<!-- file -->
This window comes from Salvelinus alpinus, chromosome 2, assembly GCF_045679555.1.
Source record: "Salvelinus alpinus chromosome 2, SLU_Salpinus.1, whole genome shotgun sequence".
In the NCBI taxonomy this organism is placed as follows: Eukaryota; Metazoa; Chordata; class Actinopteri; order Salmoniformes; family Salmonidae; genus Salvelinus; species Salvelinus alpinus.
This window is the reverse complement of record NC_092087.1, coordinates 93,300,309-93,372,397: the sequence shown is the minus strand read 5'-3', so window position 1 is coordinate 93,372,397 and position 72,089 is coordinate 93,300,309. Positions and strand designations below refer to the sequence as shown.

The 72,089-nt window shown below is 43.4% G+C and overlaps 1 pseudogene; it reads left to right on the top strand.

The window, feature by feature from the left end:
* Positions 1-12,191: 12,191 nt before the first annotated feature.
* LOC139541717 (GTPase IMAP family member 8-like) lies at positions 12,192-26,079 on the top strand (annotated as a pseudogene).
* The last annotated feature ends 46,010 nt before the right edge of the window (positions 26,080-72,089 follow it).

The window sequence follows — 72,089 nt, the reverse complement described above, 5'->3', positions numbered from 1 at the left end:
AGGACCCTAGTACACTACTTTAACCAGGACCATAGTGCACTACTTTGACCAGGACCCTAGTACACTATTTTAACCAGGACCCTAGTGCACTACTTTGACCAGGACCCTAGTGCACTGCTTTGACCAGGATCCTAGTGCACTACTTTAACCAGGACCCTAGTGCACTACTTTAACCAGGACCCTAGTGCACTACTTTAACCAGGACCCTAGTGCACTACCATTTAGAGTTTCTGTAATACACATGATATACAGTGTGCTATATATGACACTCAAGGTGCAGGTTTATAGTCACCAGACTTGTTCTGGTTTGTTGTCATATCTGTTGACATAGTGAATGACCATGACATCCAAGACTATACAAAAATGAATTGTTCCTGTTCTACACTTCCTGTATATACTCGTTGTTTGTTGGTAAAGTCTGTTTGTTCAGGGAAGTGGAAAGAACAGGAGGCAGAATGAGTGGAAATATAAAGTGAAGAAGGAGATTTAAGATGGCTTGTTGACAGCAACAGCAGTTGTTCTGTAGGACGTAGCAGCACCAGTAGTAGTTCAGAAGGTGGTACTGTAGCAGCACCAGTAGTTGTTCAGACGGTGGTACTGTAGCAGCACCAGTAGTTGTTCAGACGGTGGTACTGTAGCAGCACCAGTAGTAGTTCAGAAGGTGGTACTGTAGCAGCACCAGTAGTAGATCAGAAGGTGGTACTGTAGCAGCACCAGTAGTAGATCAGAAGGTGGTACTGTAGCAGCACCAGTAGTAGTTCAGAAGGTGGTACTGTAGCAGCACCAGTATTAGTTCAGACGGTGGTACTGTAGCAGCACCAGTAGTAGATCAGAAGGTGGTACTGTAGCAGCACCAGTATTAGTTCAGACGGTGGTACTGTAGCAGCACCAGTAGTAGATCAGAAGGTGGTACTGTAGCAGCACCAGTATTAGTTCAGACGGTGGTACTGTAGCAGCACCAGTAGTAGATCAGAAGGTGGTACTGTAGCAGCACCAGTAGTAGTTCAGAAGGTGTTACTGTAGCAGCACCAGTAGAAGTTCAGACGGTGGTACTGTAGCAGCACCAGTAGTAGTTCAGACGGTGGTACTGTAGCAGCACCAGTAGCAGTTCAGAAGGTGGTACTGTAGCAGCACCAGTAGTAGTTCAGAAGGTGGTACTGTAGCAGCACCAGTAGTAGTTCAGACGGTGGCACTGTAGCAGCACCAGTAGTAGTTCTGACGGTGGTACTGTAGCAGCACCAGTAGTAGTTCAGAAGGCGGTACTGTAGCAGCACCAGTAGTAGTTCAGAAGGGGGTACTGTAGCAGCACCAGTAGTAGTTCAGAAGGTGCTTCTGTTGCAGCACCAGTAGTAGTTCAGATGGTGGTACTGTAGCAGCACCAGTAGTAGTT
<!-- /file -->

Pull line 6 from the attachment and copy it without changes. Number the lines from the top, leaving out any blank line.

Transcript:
The window, feature by feature from the left end: